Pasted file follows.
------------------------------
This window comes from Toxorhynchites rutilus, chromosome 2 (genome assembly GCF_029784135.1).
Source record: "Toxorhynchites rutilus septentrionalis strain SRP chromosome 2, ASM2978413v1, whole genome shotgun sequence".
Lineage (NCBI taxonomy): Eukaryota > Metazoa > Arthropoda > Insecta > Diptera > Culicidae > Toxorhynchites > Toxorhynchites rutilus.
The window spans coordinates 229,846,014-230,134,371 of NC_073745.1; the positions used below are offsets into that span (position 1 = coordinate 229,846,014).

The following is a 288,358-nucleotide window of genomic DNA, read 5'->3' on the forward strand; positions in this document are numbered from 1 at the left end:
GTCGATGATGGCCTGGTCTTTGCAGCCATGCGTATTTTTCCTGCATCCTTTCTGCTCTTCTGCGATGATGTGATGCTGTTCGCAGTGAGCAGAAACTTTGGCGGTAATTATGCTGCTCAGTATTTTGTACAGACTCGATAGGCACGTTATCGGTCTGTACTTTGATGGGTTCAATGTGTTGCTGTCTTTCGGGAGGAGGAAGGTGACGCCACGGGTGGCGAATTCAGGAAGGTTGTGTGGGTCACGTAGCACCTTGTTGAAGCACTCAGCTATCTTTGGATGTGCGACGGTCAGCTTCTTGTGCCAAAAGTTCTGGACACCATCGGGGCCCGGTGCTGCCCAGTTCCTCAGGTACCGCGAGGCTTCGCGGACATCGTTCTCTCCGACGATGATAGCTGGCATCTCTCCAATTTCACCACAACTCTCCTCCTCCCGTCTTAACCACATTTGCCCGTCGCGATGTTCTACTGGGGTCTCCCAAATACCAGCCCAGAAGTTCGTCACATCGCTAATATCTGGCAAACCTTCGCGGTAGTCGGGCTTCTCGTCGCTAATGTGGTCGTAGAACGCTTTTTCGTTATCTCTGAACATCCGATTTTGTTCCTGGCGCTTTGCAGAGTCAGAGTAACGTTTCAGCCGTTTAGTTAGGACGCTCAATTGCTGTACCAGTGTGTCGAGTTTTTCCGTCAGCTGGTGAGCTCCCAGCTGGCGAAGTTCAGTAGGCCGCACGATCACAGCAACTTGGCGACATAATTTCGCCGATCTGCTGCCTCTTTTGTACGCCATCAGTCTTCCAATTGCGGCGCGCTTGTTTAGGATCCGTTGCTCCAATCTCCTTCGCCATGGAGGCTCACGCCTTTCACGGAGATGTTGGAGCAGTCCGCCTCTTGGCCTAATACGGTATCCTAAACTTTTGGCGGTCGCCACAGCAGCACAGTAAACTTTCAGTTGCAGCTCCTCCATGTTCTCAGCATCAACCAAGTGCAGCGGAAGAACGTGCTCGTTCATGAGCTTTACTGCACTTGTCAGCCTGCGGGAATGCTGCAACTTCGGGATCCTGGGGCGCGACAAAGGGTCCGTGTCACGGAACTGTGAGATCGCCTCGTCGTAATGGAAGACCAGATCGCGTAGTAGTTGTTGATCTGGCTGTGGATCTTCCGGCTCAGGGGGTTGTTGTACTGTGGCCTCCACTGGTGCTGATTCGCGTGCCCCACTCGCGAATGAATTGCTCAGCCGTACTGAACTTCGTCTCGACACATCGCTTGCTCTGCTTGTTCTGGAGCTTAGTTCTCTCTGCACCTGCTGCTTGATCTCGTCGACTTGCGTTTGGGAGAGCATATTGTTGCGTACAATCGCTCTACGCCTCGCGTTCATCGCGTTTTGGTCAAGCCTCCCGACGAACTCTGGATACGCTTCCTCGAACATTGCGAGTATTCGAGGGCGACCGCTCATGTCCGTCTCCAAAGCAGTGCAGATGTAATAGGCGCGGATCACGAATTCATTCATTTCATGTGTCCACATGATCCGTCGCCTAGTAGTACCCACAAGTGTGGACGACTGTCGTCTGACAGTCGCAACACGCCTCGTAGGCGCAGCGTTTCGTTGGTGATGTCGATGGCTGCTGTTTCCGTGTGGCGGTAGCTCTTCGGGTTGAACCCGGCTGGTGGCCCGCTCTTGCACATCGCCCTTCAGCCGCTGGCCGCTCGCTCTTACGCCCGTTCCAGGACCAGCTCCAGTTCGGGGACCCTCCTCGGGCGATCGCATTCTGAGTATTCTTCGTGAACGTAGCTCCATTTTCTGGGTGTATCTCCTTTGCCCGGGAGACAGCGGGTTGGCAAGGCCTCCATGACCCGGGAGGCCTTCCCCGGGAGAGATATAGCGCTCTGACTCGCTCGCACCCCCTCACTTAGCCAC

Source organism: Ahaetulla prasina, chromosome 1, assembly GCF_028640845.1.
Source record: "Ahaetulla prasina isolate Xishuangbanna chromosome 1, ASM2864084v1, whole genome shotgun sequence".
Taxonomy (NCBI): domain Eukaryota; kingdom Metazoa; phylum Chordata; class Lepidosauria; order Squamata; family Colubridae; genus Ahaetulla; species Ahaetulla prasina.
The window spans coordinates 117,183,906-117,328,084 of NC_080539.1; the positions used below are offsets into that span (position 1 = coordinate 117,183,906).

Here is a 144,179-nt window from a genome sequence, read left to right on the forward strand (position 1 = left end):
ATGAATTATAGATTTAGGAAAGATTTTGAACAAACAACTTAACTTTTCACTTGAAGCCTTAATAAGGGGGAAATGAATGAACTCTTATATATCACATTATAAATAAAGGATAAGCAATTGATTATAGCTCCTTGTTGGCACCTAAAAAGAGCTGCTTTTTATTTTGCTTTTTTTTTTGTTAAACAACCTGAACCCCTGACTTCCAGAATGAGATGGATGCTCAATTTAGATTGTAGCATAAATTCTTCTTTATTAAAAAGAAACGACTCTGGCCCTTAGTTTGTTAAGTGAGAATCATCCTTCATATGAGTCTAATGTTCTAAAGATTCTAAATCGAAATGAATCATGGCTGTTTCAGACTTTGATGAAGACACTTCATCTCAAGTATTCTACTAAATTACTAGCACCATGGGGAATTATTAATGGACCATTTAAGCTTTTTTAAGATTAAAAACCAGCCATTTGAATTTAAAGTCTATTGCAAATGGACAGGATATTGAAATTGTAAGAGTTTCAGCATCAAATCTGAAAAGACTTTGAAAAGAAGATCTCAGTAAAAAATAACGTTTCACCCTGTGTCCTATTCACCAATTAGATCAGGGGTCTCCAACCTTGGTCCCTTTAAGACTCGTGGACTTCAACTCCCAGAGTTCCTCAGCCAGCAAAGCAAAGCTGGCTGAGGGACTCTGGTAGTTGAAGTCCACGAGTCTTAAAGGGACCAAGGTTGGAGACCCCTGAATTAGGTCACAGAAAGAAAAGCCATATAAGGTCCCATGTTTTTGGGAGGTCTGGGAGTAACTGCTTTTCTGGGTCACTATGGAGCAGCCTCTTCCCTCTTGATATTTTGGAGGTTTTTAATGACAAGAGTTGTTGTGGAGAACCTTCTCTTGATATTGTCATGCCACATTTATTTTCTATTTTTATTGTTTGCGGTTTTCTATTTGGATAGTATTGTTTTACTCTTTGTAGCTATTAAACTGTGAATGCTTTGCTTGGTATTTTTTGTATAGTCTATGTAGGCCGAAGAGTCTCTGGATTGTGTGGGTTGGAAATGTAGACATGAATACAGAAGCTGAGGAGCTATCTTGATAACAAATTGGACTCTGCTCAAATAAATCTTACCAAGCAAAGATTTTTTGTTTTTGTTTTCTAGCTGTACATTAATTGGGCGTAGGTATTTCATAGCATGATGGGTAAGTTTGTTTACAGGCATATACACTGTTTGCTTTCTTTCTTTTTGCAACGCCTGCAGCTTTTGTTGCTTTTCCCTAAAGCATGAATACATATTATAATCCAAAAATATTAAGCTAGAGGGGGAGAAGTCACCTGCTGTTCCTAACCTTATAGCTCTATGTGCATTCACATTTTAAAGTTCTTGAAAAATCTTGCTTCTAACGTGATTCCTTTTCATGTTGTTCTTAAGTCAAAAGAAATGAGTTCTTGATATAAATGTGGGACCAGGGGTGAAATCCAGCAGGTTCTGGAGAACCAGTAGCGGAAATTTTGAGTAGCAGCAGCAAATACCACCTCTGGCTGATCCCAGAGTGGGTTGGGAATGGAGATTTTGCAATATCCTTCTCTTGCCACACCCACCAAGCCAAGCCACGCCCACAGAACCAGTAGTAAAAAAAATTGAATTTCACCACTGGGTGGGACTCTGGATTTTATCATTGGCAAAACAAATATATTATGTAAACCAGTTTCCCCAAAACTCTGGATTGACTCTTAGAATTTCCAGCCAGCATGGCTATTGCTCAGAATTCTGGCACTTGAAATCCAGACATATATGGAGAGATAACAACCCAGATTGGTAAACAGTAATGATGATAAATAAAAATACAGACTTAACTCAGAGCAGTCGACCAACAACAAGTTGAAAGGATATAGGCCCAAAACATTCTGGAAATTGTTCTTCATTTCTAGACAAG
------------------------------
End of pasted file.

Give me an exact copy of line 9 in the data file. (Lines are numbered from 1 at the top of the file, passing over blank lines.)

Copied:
Taxonomy (NCBI): domain Eukaryota; kingdom Metazoa; phylum Chordata; class Lepidosauria; order Squamata; family Colubridae; genus Ahaetulla; species Ahaetulla prasina.